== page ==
The idea evolved that people ought to be able to apply to a judge for an order that compelled the state officials to show that any person they held in custody was lawfully there.  They had to produce the body, so to speak.

Under the Constitution Act 1982, the Canadian Charter of Rights and Freedoms provides that everyone “has the right on arrest or detention…(c) to have the validity of the detention determined by way of habeas corpus and to be released if the detention is not lawful.”

Now the lawyers out there will right away be squirming at the notion that a child taken into custody under laws about the child’s safety and welfare are not the same as laws about arresting adults who may be guilty of crimes.

But just think about Simms’ idea for a second. What he was basically saying was that when the state and its officials decide to intervene in a family, they ought to have their information ready to go at the moment the child is taken away.

Within 24 hours of an intervention, child welfare officials should be able to stand in front of a judge and present the evidence they used to justify their actions.

The most recent version of the province’s child protection laws allows provincial bureaucrats to take custody of a child without a warrant if they believe the child is in danger.  They have 24 hours to tell the  parents of what the officials have done and why.

The officials also have 24 hours to apply for a warrant from a judge but the hearing for that warrant doesn’t have to happen for up to 30 days after the government officials take custody of a child.

On the face of it and in light of the repeated failures of the province’s child protection system, it seems reasonable that the law should provide not only clear direction on how state officials could take custody of a child but also give some restraint on that power.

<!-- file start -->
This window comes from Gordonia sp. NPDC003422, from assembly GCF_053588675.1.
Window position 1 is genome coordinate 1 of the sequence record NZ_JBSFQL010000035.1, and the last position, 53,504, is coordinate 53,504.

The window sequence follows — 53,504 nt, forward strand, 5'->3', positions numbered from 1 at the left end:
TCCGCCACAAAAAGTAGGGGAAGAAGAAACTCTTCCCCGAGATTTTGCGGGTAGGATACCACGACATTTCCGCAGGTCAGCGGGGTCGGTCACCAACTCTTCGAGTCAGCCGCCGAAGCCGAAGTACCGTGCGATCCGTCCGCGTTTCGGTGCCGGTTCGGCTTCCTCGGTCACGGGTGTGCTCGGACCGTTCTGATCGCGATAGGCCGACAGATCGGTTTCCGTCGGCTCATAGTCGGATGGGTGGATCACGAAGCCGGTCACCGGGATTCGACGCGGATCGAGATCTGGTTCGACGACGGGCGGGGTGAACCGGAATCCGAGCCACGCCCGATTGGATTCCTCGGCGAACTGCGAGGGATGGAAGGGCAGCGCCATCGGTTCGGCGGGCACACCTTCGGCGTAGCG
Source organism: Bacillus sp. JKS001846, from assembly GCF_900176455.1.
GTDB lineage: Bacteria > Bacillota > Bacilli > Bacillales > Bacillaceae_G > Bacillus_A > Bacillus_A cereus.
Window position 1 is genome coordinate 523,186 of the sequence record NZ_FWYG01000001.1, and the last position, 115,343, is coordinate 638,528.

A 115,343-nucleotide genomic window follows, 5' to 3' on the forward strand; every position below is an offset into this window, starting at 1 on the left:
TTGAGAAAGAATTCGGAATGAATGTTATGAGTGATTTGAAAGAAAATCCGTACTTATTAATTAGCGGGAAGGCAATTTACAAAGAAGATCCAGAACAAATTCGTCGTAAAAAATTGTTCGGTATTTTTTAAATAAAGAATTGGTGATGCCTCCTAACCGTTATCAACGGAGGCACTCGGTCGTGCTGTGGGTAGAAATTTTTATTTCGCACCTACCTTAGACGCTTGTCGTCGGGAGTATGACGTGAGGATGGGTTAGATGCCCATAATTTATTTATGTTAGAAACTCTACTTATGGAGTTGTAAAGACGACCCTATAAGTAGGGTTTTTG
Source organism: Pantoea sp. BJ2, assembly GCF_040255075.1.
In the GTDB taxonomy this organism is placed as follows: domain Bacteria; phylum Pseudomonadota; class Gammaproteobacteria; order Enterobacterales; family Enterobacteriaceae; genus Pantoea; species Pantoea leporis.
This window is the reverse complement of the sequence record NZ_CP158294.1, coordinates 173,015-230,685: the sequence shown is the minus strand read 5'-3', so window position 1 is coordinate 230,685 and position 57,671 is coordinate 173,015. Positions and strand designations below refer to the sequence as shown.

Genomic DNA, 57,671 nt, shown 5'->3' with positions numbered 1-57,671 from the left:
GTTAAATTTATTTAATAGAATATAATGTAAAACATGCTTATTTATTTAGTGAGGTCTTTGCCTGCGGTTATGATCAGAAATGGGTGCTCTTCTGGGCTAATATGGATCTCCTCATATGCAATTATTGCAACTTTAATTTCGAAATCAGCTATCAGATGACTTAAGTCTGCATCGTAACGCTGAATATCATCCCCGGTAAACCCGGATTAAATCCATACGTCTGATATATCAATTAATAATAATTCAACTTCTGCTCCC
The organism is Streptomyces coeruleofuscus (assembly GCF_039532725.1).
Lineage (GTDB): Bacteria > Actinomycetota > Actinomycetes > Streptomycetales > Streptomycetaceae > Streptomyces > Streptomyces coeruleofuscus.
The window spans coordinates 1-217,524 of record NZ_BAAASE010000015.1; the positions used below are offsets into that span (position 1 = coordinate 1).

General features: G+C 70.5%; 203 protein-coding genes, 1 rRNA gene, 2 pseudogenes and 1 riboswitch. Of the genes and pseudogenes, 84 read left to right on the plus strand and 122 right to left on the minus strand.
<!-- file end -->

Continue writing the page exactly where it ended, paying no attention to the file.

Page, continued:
Judicial oversight within 24 hours would seem to be a suitable restraint.

It would seem to be a reasonable idea, given that the provincial legislature these days operates more as an arm of government rather than the place where government itself has to justify why it wants any sort of powers at all.   The same people who rubber stamped the expropriation fiasco in a single afternoon in December 2008 passed the child protection bill in the matter of a few hours of debate in the legislature 18 months later. Legal measures that affect rights – whether property or personal – don’t often get the sort of scrutiny they should in this province.

So couple a government that comes equipped with a seemingly endless capacity for self-serving rationalisation with the ability to give itself whatever powers it wants without much hindrance, and you can see that Simms’ idea for judicial oversight might be worth some consideration.

Call it habeas corpus for kids, but really the principle at stake is one that applies to us all.  The measure of a society is how it treats its weakest and most vulnerable.

- srbp -

Edited to add missing words [in square brackets] and delete redundant ones.